Welcome to the digest #4 of my “Technical Leadership and Architecture insights” (or TLA_insights for short).


This is a long overdue “digest”… this delay is mostly caused by quite some other activities going on. Nevertheless, here it is a “digest” of four records I added over the last few months to my TLA_insights: two on Product Thinking and two on Systems Thinking. These are entries that contain a lot of very interesting insights.

Most of these entries are direct references and preparation materials for several talks and articles I worked on over the past 2-3 months. Namely, my Domain-Driven Design Europe (DDD EU) talk on “Sociotechnical Architecture as Enabler of Product Thinking” and a talk I gave for DevOps Lisbon Meetup entitled “Evolving Tech-enabled Orgs Using Sociotechnical Architecture”. I had a lot of fun on these two talks and there are a lot of interesting discussions and follow-up activities. I want to highlight one, namely an interview for InfoQ with Manuel Pais (co-author from Team Topologies), which was placed as a follow-up from the DevOps Lisbon talk. In this interview we go into the subject of why DevOps is Not Enough for Scaling and Evolving Tech-enabled Organizations, and what other things we need to consider to address that. I have published a new article on Sociotechnical Architecture and have two others being prepared on the same topic, so stay tuned for more.

I hope you enjoy these four entries! If you found this issue interesting or useful make sure to subscribe to the newsletter or follow-me on twitter so you get notified of new records in these and other topics. I hope you have fun and find some interesting insights here. Don’t hesitate to contact me if you have questions or want to chat about these topics.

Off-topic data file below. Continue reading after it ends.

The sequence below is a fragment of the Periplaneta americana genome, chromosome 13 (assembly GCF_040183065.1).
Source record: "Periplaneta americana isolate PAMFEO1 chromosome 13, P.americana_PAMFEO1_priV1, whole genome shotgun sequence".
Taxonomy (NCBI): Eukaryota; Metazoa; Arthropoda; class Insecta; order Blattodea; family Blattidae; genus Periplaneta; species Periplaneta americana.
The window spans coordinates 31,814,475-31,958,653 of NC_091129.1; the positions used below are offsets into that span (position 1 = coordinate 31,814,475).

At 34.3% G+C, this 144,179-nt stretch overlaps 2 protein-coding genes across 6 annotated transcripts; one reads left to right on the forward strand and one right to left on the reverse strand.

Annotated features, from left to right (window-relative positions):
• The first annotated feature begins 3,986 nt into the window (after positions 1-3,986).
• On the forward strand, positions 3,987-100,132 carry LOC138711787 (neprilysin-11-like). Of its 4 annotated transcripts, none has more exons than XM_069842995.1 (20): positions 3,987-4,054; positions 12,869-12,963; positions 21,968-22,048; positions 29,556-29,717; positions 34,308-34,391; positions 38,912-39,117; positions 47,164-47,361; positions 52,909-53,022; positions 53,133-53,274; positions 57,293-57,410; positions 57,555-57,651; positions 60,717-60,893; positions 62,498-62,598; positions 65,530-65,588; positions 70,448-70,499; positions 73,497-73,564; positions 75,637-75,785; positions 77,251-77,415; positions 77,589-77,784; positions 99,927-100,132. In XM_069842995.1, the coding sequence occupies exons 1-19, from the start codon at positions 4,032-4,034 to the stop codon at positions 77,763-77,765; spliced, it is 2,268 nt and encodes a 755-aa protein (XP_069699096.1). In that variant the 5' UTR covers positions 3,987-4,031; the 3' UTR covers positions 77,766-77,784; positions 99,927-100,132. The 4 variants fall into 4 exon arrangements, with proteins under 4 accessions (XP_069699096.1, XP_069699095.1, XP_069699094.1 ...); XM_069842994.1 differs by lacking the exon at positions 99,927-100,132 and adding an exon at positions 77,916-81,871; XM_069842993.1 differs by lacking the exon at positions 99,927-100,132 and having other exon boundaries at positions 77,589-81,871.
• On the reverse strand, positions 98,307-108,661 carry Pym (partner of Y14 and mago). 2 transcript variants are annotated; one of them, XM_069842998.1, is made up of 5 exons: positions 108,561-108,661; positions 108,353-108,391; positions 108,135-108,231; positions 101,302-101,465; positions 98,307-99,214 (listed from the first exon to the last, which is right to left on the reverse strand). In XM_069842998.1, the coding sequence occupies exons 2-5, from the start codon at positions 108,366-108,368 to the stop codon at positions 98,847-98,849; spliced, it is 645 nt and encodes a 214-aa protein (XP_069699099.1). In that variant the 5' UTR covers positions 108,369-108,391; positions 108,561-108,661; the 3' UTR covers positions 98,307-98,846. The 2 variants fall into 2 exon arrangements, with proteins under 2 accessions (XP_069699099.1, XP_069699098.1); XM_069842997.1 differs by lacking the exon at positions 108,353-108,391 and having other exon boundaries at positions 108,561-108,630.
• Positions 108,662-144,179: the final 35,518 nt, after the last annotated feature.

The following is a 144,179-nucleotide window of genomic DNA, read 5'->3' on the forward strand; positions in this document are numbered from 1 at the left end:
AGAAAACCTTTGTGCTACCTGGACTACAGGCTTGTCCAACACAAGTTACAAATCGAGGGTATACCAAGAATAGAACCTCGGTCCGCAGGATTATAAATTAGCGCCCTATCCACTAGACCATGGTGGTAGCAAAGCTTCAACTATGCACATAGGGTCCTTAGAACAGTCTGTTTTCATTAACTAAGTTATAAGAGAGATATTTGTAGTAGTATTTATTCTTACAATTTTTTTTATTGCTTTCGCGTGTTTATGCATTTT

TLA_insights digest #4 - System Thinking & Product Thinking

light On Systems Thinking, Russell Ackoff

Review of a short talk "On Systems Thinking" by Russel Ackoff. Ackhoff is a well known figure in the systems thinking world and this talk is a great 15 minutes 101 on Systems Thinking.

Systems Thinking opens the doors to actually design “what we want”, not “what we don’t want” (in local parts of the system). This is key as a system is not the sum of the behaviors of its parts, but the product of its interactions. (Ackoff).

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light Good Fences Make Good Neighbours, Trond Hjorteland

Review of article by Trond Hjorteland on the importance of defining the appropriate teams and technical systems boundaries. This can only be achieved by having an holistic approach to what we want to accomplish on the system that "contains" the parts (i.e.: systems thinking approach). Failing to do so will lead to local optimizations and not having "good neighbors" (and as such not optimizing the effectiveness of the systems).

An harmonious sociotechnical system where the whole is greater than the sum of its parts cannot be reached without some holistic design. Random and uncontrolled emergence will not necessarily give that desired result on its own because the old machine model where the system is deterministically defined by its part does not suffice. (Trond Hjorteland)

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light Product Thinking 101, Naren Katakam

Article from Naren Katakam that provides a quick, clear and pragmatic introduction the the main aspects behind "Product Thinking", namely: What is it, Why it is important; and How to cultivate it. This is a great article for people that want to quickly grasp the main elements at play in product thinking and furthermore get some useful pointers on how to start on it (i.e.: it makes justice to its name and truly is a nice 101 to product thinking).

Product thinking is about starting from the customer (problem space), understand it and from that create strong “testable hypothesis” to drive (and validate) the building of the product in the “solution space”.

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light Escaping the Build Trap, Melissa Perri

Review of the Book "Escaping the Build Trap" by Melissa Perri. This is one of my to-go resources to position Product Thinking and Product Management and all the core elements we must consider to set up product-led organizations for success.

From output to outcome; from shipping (large amounts of) features to discover (“Why”) the ways (“What”) maximizes the value exchange with the customer, by enabling product teams to continuously do that.

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